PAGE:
Tater Joe’s is a site worth checking out and checking back in on often. 



Thursday, April 10, 2014

Custom Made Left-Handed Electric Mandolin For Sale

Buy now - $400 or best offer!!!  US buyers preferred.

Still available - a custom lefty Blue Star Mandoblaster electric mandolin made by Bruce Herron in Michigan.  Excellent condition.
the LH Blue Star Mandoblaster I'm selling
Features 
4-strings
Natural satin finish
Rosewood fretboard
Upgraded hum-canceling Dimarzio pickup
TKL gig bag included
Back of electric mandolin - notice the nice grain seen in the natural finish

Closeup of the lefty Blue Star Mandoblaster headstock
Below is an audio sample:


Let me know if you have any questions.  If you’re interested in buying this one-of-a-kind electric mandolin make an offer ASAP!


Wednesday, April 9, 2014

Keeping Music Simple: All You’re Really Doing Is Whistling

It’s no wonder that one of the primary instruments in Irish traditional music is called the tin whistle (emphasis on the word “whistle”).  Because, when it comes down to it, all one is really doing when playing traditional music is using a musical instrument to “whistle” the tune.  You don’t have to make it any more highbrowed than that.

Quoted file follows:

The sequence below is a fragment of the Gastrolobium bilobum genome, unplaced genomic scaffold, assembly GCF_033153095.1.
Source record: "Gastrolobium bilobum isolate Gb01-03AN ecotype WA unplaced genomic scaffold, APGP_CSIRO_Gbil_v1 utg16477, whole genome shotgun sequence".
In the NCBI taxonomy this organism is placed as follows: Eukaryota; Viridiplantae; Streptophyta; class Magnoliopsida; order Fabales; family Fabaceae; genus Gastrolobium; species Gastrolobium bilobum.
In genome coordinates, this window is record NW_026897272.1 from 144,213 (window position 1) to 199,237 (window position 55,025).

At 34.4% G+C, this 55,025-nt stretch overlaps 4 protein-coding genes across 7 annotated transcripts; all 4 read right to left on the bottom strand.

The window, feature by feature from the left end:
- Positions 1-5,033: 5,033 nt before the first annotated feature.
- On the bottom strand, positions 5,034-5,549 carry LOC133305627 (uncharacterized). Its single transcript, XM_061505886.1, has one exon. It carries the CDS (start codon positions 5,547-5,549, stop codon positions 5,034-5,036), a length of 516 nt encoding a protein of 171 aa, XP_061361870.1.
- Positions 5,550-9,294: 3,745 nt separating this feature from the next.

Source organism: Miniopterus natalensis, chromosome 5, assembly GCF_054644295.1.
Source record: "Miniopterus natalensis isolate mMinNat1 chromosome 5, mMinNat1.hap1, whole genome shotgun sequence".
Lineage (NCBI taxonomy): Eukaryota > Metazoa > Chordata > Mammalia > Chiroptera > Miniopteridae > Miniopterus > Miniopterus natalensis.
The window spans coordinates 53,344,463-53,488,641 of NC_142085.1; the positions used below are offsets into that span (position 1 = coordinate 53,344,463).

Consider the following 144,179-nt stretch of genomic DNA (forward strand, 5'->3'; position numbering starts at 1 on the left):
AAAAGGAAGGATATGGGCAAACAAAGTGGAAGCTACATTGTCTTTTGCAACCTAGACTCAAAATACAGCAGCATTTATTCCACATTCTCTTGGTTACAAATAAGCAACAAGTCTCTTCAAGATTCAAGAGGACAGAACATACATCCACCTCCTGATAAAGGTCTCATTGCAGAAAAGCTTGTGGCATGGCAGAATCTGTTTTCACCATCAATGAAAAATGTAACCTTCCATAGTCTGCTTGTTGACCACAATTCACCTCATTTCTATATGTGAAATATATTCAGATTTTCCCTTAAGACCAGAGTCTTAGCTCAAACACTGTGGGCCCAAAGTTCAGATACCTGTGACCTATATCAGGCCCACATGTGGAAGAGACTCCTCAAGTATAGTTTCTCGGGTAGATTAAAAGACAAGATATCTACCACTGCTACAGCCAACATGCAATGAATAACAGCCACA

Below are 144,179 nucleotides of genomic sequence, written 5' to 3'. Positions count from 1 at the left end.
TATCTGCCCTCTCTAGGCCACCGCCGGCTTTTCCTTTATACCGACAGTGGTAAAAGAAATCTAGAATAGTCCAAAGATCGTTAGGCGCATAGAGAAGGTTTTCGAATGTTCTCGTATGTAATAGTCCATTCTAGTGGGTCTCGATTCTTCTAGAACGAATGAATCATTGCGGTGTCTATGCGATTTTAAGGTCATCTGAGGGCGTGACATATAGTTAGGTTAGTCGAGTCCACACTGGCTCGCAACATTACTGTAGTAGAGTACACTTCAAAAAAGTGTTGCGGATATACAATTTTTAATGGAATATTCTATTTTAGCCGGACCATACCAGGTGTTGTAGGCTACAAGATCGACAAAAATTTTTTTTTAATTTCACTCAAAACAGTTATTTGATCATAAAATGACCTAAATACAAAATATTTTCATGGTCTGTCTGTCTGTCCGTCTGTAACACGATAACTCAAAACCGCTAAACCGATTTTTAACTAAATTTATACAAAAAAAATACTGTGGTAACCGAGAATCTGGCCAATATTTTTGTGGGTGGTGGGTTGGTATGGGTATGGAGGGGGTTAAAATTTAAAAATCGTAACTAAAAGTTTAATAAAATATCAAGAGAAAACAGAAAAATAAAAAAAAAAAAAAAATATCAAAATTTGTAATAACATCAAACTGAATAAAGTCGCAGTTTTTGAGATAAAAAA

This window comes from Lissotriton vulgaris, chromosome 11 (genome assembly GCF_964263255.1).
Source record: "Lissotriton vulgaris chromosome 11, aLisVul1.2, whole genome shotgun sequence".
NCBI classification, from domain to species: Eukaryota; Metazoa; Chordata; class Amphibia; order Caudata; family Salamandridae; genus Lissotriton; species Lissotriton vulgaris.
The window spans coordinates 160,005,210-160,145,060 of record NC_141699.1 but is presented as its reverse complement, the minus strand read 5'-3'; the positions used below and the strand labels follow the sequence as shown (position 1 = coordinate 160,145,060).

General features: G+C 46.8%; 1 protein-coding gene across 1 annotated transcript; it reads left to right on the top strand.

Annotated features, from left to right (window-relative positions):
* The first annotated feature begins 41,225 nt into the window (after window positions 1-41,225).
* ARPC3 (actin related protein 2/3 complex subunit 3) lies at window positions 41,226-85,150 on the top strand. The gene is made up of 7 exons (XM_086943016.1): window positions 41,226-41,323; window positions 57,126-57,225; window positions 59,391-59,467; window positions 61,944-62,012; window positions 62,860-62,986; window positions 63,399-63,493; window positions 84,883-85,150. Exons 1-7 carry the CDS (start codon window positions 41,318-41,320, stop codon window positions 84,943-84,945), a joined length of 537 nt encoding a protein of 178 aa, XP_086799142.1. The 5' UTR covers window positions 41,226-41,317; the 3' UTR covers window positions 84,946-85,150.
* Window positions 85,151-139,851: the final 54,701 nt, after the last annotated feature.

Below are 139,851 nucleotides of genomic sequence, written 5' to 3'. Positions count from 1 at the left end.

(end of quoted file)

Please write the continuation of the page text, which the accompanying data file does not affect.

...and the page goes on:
All it takes is one instrument whistling the tune to make it musically complete.  Multiple melody instruments might get together to whistle the same tune in unison and although it could become more vibrant as a result, it would be no more complete. 

Using an instrument may give you more options than you’d encounter just from whistling – different fingerings, ornaments, embellishments and other accoutrements are at the gifted instrumentalist’s disposal – but there’s no real reason to get flashy with it.  Music is music and the tune is the tune.